A wooden box. What could be simpler? Yet what could be more profound? Boxes have become an art form and a way in which thousands of craftsmen express themselves through wonderful works in wood. A wooden box is an expression of a complex relationship. The stuff that goes inside has had a role in inspiring the design. The material, wood, with its character, color, texture, and structural characteristics, has an age-old relationship to mankind, his culture, and his survival. To make a wooden box is to be connected to the whole of human history and to our natural environment. The pleasure we may find in making a box rests on the shoulders of our loving planet, the bounty of our forests, and the box makers who have built a tradition of caring work.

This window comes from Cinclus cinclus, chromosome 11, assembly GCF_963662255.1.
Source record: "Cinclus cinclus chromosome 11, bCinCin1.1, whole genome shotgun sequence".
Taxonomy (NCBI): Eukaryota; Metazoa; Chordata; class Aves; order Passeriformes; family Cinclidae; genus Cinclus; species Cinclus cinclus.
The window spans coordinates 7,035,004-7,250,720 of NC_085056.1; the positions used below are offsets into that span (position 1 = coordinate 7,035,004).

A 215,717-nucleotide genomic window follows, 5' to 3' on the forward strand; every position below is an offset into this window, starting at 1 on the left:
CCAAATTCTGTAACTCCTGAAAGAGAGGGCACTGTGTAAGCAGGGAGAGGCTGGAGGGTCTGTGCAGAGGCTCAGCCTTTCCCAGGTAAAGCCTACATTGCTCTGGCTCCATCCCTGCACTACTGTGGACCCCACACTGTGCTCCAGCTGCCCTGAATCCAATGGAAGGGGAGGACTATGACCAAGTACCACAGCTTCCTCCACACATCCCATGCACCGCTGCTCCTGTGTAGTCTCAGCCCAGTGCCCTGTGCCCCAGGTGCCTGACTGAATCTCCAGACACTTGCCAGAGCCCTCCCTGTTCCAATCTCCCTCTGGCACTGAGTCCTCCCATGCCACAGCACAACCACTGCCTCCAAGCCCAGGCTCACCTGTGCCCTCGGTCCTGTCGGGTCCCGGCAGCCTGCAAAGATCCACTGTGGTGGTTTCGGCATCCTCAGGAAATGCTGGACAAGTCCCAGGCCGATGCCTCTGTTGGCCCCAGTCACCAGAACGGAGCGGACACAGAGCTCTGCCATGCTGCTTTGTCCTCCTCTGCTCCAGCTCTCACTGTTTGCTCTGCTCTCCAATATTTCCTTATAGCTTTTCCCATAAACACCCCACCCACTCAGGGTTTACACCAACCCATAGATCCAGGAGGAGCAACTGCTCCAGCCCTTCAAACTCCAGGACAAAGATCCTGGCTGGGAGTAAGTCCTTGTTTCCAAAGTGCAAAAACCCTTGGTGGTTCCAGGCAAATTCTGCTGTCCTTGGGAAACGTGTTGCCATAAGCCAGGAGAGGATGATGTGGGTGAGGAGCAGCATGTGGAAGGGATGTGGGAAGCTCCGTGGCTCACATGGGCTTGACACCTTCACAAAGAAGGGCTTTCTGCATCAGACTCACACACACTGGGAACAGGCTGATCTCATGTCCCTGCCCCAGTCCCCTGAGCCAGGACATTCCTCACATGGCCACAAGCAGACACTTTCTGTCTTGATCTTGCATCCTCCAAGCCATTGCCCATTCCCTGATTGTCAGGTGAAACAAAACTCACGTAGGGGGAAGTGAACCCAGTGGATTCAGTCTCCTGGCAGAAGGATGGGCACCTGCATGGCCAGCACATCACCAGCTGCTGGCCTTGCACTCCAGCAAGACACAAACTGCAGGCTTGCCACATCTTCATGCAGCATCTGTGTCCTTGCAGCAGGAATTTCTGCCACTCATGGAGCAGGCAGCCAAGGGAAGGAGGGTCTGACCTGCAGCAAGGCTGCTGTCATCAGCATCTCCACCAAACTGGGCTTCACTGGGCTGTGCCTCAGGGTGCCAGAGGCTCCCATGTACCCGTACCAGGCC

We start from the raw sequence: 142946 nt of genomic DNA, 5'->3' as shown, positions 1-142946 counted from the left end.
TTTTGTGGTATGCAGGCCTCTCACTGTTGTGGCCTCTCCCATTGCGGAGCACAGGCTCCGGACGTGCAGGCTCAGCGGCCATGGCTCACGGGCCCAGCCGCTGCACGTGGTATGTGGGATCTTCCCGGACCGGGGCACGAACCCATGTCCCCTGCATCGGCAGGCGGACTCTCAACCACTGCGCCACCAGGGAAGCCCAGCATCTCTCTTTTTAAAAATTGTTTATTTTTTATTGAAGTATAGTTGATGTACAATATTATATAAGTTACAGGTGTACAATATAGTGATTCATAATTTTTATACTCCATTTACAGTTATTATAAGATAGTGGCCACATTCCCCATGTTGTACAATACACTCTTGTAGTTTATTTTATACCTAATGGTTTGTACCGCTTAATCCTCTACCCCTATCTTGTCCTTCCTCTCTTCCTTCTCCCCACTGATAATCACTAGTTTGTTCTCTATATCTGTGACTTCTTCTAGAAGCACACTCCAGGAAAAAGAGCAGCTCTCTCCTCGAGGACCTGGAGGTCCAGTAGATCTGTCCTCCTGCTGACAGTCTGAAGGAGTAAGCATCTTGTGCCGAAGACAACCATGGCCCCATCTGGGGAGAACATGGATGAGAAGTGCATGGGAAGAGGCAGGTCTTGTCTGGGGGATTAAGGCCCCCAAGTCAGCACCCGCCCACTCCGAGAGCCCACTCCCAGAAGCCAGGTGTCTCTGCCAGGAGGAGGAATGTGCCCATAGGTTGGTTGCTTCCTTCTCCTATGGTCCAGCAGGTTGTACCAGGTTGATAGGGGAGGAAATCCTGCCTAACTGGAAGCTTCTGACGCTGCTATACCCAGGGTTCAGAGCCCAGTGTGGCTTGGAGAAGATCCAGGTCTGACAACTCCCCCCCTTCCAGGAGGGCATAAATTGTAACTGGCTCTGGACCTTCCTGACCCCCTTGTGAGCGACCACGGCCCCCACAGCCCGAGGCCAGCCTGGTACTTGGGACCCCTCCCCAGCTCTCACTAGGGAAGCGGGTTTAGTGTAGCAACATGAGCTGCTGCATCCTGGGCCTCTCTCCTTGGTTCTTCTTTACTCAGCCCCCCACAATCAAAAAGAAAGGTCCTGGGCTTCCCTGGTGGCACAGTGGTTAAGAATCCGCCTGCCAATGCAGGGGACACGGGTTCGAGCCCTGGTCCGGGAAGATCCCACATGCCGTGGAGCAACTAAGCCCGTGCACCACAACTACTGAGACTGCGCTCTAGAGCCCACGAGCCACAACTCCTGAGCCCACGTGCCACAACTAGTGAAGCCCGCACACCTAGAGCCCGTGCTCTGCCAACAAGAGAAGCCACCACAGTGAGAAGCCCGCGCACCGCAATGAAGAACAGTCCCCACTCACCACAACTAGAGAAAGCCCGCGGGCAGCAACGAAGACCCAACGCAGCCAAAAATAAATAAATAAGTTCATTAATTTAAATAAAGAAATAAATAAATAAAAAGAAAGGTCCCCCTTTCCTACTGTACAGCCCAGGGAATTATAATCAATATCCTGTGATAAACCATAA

In 1865 my great-grandmother, at age 11, brought her precious possessions to the United States in a "tine" or cheese box made by an unknown craftsman in her village of Voss, Norway. It served in my mother's family as the place where family pictures were kept. Then, with its contents of photos distributed to others, the box was a part of my home as a youth, informing me of simpler days when a young man's or woman's most important things might fit in such a small space.

That this simple box could convey such meaning through more than a century tells me something important about the boxes we make. They need not be perfect to have great meaning. Make boxes for what they offer in learning. Make boxes with attention. Make boxes with love. Make boxes knowing that some may be held sacred by those you love and last generations beyond your own time.

Although this book is titled a complete illustrated guide, no book about boxes could ever be complete. The techniques used by the thousands of people making boxes could never be fully documented. In fact, it could never be complete without the inclusion of your work. In your box-making adventures, I ask that you experiment, make mistakes, and learn from them. Know that your work will become part of this large craft, this worldwide conversation, for future generations to discover and enjoy.